Accreditation and oversight organizations are apparently unaware of these pitfalls, or ignore them. Indeed, even the sufferers are unaware of their conditions. The poor or absent oversight of supervisors, especially, is a big problem, since in the course of supervising without peer supervision, the supervisor is subject to spiritual, psychological, psychical change that may adversely affect not only his efficacy as a supervisor but may have adverse effects on the students.  Many would rather not be aware, especially if their deviant depraved needs are being satisfied. Most are unwilling to accept that they have the syndromes, and lash out should the suggestion be made that they need to examine themselves and make some critical and vital assessments and corrections.

We’d like to know what you think of this hypothesis. Please leave a comment and share your thoughts.

Addendum: I am very grateful to a colleague who has pointed out that the above posting appears to have a predominantly “negative” take on discipleship. I would respond that in and of itself, particulary as conceived in the Christian doctrine of discipleship, discipleship or servitude is an overall positive attitude and calling but it is in that form a balanced and generally altruistic, outreaching, compassionate attitude. Once we attach a “syndrome” to any concept it tends to become something that requires corrective.

That same colleague took issue with the use of the word “frequently” in the original statement. While in her reading she makes a reasonable point but I do want to point out that “frequently” does not mean “commonly” or just “is” and the situation described is more frequent, I believe, than if I were to have written “rarely” or no qualifier at all.  While I continue to believe that it  is “frequently” observable, though perhaps not in the extreme manifestation,  and fortunately may even be quite rarely observed by the insensitive observer. That notwithstanding, I have edited that “misleading” phrase to read “especially”.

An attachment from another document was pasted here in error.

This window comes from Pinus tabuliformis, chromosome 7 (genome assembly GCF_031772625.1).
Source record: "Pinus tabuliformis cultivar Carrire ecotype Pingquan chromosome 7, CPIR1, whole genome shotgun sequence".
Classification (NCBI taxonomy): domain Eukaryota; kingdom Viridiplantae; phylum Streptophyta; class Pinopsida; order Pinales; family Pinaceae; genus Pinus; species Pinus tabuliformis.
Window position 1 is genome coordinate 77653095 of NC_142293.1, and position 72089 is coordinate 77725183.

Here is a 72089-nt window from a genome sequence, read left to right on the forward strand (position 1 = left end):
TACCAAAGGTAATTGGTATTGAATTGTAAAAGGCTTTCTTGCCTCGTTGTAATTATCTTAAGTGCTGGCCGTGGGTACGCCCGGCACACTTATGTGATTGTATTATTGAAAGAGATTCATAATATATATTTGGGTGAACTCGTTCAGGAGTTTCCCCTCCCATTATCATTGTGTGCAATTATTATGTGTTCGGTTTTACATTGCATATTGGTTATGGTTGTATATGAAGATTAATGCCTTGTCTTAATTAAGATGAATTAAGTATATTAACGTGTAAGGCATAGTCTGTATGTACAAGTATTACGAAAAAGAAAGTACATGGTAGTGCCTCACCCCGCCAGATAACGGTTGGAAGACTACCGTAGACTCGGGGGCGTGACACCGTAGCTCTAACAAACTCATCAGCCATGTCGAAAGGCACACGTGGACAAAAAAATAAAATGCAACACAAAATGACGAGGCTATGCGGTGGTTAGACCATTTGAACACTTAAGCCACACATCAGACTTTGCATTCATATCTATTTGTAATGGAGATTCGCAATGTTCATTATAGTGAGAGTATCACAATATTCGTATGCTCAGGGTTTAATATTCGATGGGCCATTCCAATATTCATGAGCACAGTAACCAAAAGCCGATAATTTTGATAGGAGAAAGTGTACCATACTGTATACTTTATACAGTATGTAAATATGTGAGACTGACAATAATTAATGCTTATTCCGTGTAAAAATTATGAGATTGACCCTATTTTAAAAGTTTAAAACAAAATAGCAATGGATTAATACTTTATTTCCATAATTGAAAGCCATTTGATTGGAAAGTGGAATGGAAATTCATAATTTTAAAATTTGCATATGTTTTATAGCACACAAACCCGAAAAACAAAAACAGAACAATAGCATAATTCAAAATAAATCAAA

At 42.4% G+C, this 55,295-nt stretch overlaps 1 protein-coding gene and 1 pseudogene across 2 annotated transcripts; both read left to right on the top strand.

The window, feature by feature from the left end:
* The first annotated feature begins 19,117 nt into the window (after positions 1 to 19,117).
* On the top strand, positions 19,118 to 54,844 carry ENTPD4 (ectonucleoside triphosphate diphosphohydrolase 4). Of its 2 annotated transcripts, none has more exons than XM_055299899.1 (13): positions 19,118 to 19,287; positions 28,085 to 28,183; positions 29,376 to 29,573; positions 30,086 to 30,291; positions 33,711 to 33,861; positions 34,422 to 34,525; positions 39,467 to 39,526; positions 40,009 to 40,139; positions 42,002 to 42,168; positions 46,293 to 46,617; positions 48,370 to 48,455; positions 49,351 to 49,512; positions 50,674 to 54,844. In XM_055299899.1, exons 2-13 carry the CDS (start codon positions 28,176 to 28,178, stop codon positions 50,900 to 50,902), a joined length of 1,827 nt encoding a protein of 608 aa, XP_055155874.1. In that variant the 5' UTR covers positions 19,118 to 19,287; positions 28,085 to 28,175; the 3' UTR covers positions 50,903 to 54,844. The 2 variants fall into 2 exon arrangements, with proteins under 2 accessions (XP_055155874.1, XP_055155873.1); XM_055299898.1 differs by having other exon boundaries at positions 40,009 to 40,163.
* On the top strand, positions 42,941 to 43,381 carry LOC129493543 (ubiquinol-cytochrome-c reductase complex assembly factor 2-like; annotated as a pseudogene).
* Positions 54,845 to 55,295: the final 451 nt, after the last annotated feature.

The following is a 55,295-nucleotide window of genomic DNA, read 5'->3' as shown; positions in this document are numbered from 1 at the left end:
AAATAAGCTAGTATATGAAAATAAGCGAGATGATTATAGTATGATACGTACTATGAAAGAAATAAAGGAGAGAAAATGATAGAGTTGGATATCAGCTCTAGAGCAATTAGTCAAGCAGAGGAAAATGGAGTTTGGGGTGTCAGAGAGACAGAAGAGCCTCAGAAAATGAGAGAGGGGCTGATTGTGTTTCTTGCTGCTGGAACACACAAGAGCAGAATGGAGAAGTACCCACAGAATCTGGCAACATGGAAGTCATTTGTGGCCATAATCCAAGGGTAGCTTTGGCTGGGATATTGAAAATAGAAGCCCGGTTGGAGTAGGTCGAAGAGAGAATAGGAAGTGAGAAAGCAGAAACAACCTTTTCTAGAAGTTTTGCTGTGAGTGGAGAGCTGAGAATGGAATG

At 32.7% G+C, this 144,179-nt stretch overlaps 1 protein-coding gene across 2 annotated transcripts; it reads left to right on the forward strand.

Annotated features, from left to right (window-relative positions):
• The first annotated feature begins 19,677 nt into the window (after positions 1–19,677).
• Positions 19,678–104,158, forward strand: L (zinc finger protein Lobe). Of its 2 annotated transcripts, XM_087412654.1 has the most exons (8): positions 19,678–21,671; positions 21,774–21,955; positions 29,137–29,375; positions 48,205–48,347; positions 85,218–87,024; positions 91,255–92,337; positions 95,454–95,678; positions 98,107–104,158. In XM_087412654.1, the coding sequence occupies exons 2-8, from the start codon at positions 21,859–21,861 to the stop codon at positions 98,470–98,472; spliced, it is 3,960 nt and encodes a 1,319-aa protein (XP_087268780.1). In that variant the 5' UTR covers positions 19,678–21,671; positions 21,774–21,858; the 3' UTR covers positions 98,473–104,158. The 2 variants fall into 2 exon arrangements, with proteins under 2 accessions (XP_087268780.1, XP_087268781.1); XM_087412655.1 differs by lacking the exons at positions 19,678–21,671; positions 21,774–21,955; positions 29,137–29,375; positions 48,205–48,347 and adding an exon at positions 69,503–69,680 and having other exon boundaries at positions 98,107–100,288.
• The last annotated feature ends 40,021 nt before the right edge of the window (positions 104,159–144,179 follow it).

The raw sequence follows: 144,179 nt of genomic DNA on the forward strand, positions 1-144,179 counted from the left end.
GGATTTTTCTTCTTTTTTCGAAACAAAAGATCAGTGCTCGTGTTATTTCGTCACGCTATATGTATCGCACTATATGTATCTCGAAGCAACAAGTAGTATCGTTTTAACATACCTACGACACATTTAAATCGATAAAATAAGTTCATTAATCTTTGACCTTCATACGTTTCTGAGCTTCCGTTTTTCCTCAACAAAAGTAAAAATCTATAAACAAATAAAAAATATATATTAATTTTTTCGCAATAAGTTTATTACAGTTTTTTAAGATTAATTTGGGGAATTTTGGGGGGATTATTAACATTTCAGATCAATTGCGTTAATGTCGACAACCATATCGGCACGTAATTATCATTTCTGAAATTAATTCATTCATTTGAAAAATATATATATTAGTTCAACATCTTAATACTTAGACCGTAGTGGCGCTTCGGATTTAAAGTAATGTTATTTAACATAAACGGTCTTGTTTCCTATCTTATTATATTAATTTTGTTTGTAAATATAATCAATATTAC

Read our postings on Hypocrisy, another theme.


2 responses to “Disciple Syndrome

  1. My sense is that this dynamic is usually at play on some level whenever there is a power differential in a learning situation: CPE, academia, senior and associate ministers, etc. This dynamic goes by many names and it is something we carefully attend to in our CPE supervisory learning process: We name it as the interplay between dependence, independence and interdepence; transference and counter-transference; differentiation and connection. On all levels, it is the responsiblitiy of the supervisor or teacher to have eyes to see when the dependency is forming, and then to use it as a springboard for furthering independence and growth in the other. The other common form of this dynamic is resistence which is the flip-side of same coin, and is also a form of entanglement. As I see it, dependence and resistence are the bread and butter of CPE learning.

  2. Please say more about “dependence and resistance are the bread and butter of CPE learning.” Thanks.